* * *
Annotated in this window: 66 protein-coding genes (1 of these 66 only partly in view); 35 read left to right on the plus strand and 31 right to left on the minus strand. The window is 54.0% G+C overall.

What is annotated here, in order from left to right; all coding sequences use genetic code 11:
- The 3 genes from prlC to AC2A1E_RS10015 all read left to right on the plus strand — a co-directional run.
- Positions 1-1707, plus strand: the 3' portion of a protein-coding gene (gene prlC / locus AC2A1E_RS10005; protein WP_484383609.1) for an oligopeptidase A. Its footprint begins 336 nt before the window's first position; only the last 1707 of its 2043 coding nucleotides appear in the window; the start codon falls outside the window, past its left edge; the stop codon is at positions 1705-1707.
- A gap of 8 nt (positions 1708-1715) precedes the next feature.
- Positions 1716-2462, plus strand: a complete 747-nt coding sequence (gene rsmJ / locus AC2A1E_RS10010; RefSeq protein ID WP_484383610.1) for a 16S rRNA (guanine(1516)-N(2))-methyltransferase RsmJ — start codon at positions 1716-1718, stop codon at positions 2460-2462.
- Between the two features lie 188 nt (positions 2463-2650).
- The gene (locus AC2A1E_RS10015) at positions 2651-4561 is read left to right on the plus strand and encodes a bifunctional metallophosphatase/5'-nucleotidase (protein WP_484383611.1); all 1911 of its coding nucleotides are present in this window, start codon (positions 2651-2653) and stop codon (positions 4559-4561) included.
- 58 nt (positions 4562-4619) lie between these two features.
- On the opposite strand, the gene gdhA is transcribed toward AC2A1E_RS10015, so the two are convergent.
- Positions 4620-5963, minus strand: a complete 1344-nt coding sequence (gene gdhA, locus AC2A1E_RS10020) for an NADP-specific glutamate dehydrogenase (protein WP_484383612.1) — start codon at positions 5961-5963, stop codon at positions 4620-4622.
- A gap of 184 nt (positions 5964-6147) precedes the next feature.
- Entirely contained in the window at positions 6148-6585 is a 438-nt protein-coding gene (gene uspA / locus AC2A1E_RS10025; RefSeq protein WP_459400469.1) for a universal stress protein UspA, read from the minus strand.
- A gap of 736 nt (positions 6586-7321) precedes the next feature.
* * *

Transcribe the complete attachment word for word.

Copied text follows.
Annotated in this window: 66 protein-coding genes (1 of these 66 only partly in view); 35 read left to right on the plus strand and 31 right to left on the minus strand. The window is 54.0% G+C overall.

What is annotated here, in order from left to right; all coding sequences use genetic code 11:
- The 3 genes from prlC to AC2A1E_RS10015 all read left to right on the plus strand — a co-directional run.
- Positions 1-1707, plus strand: the 3' portion of a protein-coding gene (gene prlC / locus AC2A1E_RS10005; protein WP_484383609.1) for an oligopeptidase A. Its footprint begins 336 nt before the window's first position; only the last 1707 of its 2043 coding nucleotides appear in the window; the start codon falls outside the window, past its left edge; the stop codon is at positions 1705-1707.
- A gap of 8 nt (positions 1708-1715) precedes the next feature.
- Positions 1716-2462, plus strand: a complete 747-nt coding sequence (gene rsmJ / locus AC2A1E_RS10010; RefSeq protein ID WP_484383610.1) for a 16S rRNA (guanine(1516)-N(2))-methyltransferase RsmJ — start codon at positions 1716-1718, stop codon at positions 2460-2462.
- Between the two features lie 188 nt (positions 2463-2650).
- The gene (locus AC2A1E_RS10015) at positions 2651-4561 is read left to right on the plus strand and encodes a bifunctional metallophosphatase/5'-nucleotidase (protein WP_484383611.1); all 1911 of its coding nucleotides are present in this window, start codon (positions 2651-2653) and stop codon (positions 4559-4561) included.
- 58 nt (positions 4562-4619) lie between these two features.
- On the opposite strand, the gene gdhA is transcribed toward AC2A1E_RS10015, so the two are convergent.
- Positions 4620-5963, minus strand: a complete 1344-nt coding sequence (gene gdhA, locus AC2A1E_RS10020) for an NADP-specific glutamate dehydrogenase (protein WP_484383612.1) — start codon at positions 5961-5963, stop codon at positions 4620-4622.
- A gap of 184 nt (positions 5964-6147) precedes the next feature.
- Entirely contained in the window at positions 6148-6585 is a 438-nt protein-coding gene (gene uspA / locus AC2A1E_RS10025; RefSeq protein WP_459400469.1) for a universal stress protein UspA, read from the minus strand.
- A gap of 736 nt (positions 6586-7321) precedes the next feature.